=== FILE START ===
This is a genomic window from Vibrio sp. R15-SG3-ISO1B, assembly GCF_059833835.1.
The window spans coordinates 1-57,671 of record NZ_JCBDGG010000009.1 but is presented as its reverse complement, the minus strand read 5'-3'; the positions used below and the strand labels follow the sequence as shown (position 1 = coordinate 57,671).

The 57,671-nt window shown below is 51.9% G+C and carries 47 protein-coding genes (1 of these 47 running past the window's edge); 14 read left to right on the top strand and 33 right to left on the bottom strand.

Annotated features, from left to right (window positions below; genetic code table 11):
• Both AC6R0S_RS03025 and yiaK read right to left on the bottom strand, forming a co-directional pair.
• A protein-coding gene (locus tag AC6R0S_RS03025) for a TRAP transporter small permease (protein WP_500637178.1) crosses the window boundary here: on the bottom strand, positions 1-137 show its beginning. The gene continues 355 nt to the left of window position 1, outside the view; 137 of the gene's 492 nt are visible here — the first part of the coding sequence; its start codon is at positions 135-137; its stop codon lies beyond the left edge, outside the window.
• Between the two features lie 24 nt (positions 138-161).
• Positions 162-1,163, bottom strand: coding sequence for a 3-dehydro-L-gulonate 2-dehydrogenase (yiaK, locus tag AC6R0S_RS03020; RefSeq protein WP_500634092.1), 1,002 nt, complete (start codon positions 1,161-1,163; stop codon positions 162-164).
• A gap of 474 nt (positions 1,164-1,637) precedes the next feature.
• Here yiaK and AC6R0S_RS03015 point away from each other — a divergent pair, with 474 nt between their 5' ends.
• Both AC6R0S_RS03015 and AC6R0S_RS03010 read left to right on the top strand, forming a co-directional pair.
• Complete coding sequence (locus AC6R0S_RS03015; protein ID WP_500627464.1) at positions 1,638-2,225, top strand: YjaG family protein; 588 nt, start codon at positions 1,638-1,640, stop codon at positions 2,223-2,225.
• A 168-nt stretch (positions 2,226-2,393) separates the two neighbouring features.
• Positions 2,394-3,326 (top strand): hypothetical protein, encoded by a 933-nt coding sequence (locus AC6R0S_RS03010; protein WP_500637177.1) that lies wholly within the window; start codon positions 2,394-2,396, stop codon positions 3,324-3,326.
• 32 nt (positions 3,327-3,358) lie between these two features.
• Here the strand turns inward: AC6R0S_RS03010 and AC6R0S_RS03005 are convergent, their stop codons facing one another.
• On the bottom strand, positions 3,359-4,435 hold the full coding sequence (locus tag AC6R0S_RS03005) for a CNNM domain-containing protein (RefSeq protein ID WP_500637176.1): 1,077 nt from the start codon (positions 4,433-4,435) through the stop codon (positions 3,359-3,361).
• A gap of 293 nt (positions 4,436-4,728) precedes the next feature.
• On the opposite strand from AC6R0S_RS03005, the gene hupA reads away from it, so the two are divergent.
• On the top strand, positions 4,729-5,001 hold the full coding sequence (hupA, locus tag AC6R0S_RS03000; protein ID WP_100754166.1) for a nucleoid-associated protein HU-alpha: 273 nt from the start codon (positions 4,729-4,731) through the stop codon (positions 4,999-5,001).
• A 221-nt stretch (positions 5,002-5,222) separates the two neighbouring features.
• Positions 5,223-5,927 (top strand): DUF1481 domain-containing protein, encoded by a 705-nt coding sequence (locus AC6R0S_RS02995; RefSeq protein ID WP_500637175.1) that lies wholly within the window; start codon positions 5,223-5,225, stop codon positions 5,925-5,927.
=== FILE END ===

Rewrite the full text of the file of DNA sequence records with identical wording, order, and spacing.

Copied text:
This is a genomic window from Vibrio sp. R15-SG3-ISO1B, assembly GCF_059833835.1.
The window spans coordinates 1-57,671 of record NZ_JCBDGG010000009.1 but is presented as its reverse complement, the minus strand read 5'-3'; the positions used below and the strand labels follow the sequence as shown (position 1 = coordinate 57,671).

The 57,671-nt window shown below is 51.9% G+C and carries 47 protein-coding genes (1 of these 47 running past the window's edge); 14 read left to right on the top strand and 33 right to left on the bottom strand.

Annotated features, from left to right (window positions below; genetic code table 11):
• Both AC6R0S_RS03025 and yiaK read right to left on the bottom strand, forming a co-directional pair.
• A protein-coding gene (locus tag AC6R0S_RS03025) for a TRAP transporter small permease (protein WP_500637178.1) crosses the window boundary here: on the bottom strand, positions 1-137 show its beginning. The gene continues 355 nt to the left of window position 1, outside the view; 137 of the gene's 492 nt are visible here — the first part of the coding sequence; its start codon is at positions 135-137; its stop codon lies beyond the left edge, outside the window.
• Between the two features lie 24 nt (positions 138-161).
• Positions 162-1,163, bottom strand: coding sequence for a 3-dehydro-L-gulonate 2-dehydrogenase (yiaK, locus tag AC6R0S_RS03020; RefSeq protein WP_500634092.1), 1,002 nt, complete (start codon positions 1,161-1,163; stop codon positions 162-164).
• A gap of 474 nt (positions 1,164-1,637) precedes the next feature.
• Here yiaK and AC6R0S_RS03015 point away from each other — a divergent pair, with 474 nt between their 5' ends.
• Both AC6R0S_RS03015 and AC6R0S_RS03010 read left to right on the top strand, forming a co-directional pair.
• Complete coding sequence (locus AC6R0S_RS03015; protein ID WP_500627464.1) at positions 1,638-2,225, top strand: YjaG family protein; 588 nt, start codon at positions 1,638-1,640, stop codon at positions 2,223-2,225.
• A 168-nt stretch (positions 2,226-2,393) separates the two neighbouring features.
• Positions 2,394-3,326 (top strand): hypothetical protein, encoded by a 933-nt coding sequence (locus AC6R0S_RS03010; protein WP_500637177.1) that lies wholly within the window; start codon positions 2,394-2,396, stop codon positions 3,324-3,326.
• 32 nt (positions 3,327-3,358) lie between these two features.
• Here the strand turns inward: AC6R0S_RS03010 and AC6R0S_RS03005 are convergent, their stop codons facing one another.
• On the bottom strand, positions 3,359-4,435 hold the full coding sequence (locus tag AC6R0S_RS03005) for a CNNM domain-containing protein (RefSeq protein ID WP_500637176.1): 1,077 nt from the start codon (positions 4,433-4,435) through the stop codon (positions 3,359-3,361).
• A gap of 293 nt (positions 4,436-4,728) precedes the next feature.
• On the opposite strand from AC6R0S_RS03005, the gene hupA reads away from it, so the two are divergent.
• On the top strand, positions 4,729-5,001 hold the full coding sequence (hupA, locus tag AC6R0S_RS03000; protein ID WP_100754166.1) for a nucleoid-associated protein HU-alpha: 273 nt from the start codon (positions 4,729-4,731) through the stop codon (positions 4,999-5,001).
• A 221-nt stretch (positions 5,002-5,222) separates the two neighbouring features.
• Positions 5,223-5,927 (top strand): DUF1481 domain-containing protein, encoded by a 705-nt coding sequence (locus AC6R0S_RS02995; RefSeq protein ID WP_500637175.1) that lies wholly within the window; start codon positions 5,223-5,225, stop codon positions 5,925-5,927.